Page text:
Usually, the first week in January is dominated by economic data. Because New Year’s fell mid-week and the December employment report is delayed to this coming Friday, that data is more spread out this time around. After the big gains reported for November, more muted increases are forecasted for December. While manufacturing in December continued to contract, most other economic data to date is supportive of an economy growing at a 2% or slightly better pace with little apparent inflation. Bond rates have backed off a touch to reflect that. Declines in the trade deficit will also serve to inflate GDP growth numbers.
As the new year begins, investors should be watching the relative performance of various equity sectors. Obviously, energy and defense have gotten a short-term boost from events in the Middle East, but it is unclear whether those gains are sustainable if the tit-for-tat set of events calms down. The big winners so far appear to be the old favorites, notably in the tech sector. The underperformers appear to be the low-risk, high-dividend names that got a great boost in the first 9 months of 2019 from lower interest rates. 2020 is just a week old and it is far too early to draw any conclusions. Earnings season is approaching and that will mean a lot as we look ahead. But as of now, there are few signs that investors intend to proceed down a different path in 2020. Valuation matters but so does growth. 2020 will be a year where 5G emerges, but it will still be a trend for the future. Movement to the cloud will continue at a strong pace. The media streaming wars will escalate and investors will get a better idea of who might be the ultimate winners and losers. Biotech stocks are attracting attention as they develop new drugs and get merger offers. Manufacturing companies hope to rebound. They should if the economy remains solid. The decoupling of our economy and China’s could escalate even without further tariff action. U.S. companies will continue to diversify supply chains to reduce Chinese-related risks. The consumer will continue to shop online and traditional retail remains risky. As a nation we still have far more retail space per capita than any other major nation. Tesla will attract more buzz but it is argumentative how fast electric vehicles catch on overall. Interesting times lie ahead.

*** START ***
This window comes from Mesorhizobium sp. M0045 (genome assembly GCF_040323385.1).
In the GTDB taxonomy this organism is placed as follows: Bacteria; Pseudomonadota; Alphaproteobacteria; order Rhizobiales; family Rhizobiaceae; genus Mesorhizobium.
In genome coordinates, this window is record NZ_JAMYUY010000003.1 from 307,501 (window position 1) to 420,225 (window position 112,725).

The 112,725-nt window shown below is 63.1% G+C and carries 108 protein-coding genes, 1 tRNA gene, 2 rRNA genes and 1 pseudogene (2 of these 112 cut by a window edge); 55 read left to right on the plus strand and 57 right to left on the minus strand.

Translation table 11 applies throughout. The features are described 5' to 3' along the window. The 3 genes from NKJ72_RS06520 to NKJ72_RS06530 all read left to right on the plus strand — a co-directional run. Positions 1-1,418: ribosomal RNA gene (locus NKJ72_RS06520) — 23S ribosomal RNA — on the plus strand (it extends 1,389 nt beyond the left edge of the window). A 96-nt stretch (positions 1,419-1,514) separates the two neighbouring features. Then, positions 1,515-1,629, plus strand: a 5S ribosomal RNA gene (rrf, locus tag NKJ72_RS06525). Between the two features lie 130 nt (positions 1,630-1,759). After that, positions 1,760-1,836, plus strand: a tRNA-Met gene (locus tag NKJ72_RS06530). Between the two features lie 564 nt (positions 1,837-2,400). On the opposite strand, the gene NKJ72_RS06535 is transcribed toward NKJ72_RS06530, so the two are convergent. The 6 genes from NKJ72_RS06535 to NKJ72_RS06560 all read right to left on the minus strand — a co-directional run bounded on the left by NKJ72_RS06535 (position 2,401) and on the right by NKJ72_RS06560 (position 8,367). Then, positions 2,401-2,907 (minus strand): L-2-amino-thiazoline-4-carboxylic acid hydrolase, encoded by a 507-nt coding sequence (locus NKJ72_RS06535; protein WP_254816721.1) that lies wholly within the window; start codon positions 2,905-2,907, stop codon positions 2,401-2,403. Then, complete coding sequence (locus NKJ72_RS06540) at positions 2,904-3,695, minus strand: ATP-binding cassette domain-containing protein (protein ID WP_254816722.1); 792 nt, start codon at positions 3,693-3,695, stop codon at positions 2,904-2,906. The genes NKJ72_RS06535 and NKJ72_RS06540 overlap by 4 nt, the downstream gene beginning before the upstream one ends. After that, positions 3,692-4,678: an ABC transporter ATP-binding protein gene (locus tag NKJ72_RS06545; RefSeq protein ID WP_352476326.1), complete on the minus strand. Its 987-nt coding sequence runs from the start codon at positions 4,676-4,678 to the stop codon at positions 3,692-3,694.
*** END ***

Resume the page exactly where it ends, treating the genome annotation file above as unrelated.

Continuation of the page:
Today, Kim Jong-Un is 36. While I don’t normally comment on the birth dates of deceased people, I should note that he shares a birth date with Elvis Presley, Stephen Hawking and David Bowie. I would have loved to be the fly on the wall watching the four of them in one room.
James M. Meyer, CFA 610-260-2220